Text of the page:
Magnolia virginiana

Sweet-bay Magnolia

Magnoliaceae

Plant Specifics

Form:Tree
Life Span:Long-lived perennial
Flower Color:White
Fruit Color:Red,brown
Phenology:Evergreen
Noted for:Showy flowers, Interesting foliage, Hurricane wind resistance

Landscaping

Recommended Uses:Specimen plant in moist areas. Wetland tree.
Considerations:Clonal: will send up suckers in some situations.
Propagation:
Availability:Native nurseries, FNPS plant sales, Quality nurseries, Seed
Light: Part Shade,  Shade
Moisture Tolerance:
always floodedextremely dry
 (Stays Wet ----- to ----- Somewhat moist, no flooding)
Moisture Tolerance: Stays Wet ----- to ----- Somewhat moist, no flooding
Salt Water Flooding Tolerance:Tolerant of inundation with brackish water
Salt Spray/ Salty Soil Tolerance:Low/no tolerance of salty wind or direct salt spray
Soil or other substrate:Organic material (muck), Sand
Soil pH:Acidic

Ecology

Wildlife:
  

Seeds are eaten by woodpeckers, kingbirds, red-eyed vireos, mockingbirds, robins, thrushes, crows, cardinals, squirrels, mice among others. Deer browse leaves and twigs.

Insects:
  

  • Larval host plant for Eastern tiger swallowtail (Pterourous glaucus) and palamedes (Papilio palamedes) butterflies. (IRC)
  • Beetles are the primary pollinators of magnolia flowers. The flowers have a hardened carpel to avoid damage by their gnawing mandibles as the feed. The beetles are after the protein-rich pollen. Because the beetles are interesting in pollen and pollen alone, the flowers mature in a way that ensures cross pollination. The male parts mature first and offer said pollen. The female parts of the flower are second to mature. They produce no reward for the beetles but are instead believed to mimic the male parts, ensuring that the beetles will spend some time exploring and thus effectively pollinating the flowers (In Defense of Plants blog).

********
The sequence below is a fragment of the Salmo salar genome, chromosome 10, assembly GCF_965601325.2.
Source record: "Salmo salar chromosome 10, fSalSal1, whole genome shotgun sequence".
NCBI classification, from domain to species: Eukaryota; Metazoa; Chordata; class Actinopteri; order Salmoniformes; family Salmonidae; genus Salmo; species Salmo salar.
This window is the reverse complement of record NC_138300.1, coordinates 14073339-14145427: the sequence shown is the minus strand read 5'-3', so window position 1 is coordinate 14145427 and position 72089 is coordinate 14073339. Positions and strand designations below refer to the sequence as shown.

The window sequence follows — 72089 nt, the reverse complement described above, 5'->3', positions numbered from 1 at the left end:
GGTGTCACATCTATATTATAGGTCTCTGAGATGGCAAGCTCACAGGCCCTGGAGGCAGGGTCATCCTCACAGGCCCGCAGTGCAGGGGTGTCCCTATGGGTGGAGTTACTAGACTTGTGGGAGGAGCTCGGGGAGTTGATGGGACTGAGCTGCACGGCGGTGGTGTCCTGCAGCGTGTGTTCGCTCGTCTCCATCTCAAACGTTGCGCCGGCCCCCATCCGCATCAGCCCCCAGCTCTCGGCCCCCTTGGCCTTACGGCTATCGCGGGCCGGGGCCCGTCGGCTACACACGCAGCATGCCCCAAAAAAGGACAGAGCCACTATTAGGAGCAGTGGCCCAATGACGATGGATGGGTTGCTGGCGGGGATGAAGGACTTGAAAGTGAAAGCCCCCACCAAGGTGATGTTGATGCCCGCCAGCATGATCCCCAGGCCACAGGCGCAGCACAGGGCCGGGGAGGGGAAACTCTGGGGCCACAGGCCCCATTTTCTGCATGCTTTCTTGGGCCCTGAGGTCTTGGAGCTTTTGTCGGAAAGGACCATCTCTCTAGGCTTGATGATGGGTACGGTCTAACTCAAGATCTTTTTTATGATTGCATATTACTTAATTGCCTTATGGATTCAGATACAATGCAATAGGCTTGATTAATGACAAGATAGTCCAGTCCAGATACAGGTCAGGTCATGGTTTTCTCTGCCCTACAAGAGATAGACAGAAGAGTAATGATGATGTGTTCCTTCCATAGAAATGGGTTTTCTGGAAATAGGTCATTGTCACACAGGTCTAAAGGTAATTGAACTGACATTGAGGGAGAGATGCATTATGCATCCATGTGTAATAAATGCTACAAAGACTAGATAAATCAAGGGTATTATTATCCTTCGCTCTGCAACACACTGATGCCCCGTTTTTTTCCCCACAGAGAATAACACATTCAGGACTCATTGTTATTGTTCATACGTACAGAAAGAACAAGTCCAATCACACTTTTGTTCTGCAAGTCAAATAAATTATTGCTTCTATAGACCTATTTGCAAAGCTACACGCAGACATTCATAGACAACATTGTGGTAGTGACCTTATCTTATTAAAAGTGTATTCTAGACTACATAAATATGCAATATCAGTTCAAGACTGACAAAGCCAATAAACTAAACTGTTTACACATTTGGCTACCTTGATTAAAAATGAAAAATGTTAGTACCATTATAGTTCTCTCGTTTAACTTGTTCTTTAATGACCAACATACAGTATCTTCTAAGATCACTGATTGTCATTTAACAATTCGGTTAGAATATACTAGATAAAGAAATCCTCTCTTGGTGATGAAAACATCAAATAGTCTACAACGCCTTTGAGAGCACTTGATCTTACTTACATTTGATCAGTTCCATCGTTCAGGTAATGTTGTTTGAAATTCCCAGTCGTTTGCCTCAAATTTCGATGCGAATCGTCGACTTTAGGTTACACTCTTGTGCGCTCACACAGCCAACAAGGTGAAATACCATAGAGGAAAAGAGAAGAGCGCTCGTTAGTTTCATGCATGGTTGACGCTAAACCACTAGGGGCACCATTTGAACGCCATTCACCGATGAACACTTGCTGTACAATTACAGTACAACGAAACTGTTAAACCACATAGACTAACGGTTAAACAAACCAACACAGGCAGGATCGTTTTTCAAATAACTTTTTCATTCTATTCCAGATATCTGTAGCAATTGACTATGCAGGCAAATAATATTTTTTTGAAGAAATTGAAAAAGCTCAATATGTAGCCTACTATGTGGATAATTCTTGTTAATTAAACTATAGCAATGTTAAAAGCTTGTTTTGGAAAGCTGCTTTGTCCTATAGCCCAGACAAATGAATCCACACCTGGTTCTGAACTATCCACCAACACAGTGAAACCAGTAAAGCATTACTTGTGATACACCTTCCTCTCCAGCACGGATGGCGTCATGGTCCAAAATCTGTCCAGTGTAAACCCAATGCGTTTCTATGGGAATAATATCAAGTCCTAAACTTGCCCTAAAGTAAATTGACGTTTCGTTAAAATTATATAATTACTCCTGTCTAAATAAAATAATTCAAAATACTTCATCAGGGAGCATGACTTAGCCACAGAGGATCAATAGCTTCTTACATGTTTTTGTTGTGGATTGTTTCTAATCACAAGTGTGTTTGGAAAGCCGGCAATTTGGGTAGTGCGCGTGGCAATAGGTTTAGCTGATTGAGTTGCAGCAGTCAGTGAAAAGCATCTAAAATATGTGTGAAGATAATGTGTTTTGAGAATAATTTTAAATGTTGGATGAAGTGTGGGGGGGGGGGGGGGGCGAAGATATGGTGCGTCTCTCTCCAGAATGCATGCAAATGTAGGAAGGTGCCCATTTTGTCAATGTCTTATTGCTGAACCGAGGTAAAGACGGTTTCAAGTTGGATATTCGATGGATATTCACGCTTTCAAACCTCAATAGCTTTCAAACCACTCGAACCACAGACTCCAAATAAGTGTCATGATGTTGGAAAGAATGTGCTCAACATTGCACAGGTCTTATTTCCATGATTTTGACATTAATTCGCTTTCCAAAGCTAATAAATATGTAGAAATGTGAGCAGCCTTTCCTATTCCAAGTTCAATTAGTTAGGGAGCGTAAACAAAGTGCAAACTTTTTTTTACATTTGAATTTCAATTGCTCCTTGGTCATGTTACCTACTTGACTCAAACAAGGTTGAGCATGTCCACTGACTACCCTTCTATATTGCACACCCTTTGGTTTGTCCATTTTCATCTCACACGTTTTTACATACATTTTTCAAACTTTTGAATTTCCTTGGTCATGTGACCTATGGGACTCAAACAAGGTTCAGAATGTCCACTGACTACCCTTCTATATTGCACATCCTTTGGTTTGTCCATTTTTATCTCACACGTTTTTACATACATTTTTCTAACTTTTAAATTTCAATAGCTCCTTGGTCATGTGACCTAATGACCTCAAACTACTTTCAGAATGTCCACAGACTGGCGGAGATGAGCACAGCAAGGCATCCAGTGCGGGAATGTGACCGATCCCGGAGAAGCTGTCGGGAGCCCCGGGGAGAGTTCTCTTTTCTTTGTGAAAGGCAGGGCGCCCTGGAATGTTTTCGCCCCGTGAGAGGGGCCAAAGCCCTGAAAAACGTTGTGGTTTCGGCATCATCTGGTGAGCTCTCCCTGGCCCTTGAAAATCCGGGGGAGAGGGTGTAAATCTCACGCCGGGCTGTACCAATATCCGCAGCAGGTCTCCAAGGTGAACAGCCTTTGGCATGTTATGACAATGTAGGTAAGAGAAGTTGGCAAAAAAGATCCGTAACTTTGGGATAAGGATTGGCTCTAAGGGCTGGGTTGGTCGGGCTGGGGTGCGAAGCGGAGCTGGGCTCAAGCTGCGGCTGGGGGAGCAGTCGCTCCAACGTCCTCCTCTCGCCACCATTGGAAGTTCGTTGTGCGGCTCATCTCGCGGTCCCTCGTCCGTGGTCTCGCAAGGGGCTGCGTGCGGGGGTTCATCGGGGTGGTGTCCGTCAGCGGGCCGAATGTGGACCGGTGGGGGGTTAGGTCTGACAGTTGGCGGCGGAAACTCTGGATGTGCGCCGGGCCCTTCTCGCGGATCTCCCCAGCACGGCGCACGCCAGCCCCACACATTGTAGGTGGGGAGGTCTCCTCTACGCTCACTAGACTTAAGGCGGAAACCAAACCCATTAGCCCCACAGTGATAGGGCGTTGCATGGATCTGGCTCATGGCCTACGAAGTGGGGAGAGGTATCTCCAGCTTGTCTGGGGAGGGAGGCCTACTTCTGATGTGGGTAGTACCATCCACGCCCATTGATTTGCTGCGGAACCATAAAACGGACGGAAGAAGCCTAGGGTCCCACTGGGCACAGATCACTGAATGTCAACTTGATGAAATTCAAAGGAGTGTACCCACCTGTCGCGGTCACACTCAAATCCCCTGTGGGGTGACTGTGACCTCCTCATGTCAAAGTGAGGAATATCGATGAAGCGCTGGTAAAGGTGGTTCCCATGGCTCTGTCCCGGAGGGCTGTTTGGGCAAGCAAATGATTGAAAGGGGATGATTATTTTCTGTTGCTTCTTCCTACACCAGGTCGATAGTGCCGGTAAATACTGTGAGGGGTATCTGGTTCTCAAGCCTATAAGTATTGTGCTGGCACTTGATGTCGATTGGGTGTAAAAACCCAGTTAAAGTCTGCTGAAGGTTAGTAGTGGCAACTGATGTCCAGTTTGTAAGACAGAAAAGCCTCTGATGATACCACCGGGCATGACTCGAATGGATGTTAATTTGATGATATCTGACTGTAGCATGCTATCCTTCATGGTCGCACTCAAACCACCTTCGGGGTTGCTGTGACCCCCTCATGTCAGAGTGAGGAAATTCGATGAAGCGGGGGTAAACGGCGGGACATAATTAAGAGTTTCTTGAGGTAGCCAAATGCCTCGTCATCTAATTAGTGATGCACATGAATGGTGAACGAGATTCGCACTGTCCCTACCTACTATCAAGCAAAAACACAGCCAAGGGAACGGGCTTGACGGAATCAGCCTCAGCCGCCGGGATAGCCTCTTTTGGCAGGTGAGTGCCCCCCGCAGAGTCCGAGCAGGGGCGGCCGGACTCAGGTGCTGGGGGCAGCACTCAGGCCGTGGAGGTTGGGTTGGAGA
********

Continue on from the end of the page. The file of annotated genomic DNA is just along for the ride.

Native Habitats:Bay swamp, forested seep slopes, floodplains of small streams.

Distribution and Planting Zones

Natural Range in Florida
USDA Zones

Suitable to grow in:
10A 10B 8A 8B 9A 9B 

USDA zones are based on minimum winter temperatures

Comments

General Comments:The silvery undersides of the leaves are striking. Erroneously listed as a host for palamedes swallowtail butterflies. Palamedes swallowtails only feed on native members of the genus Persea.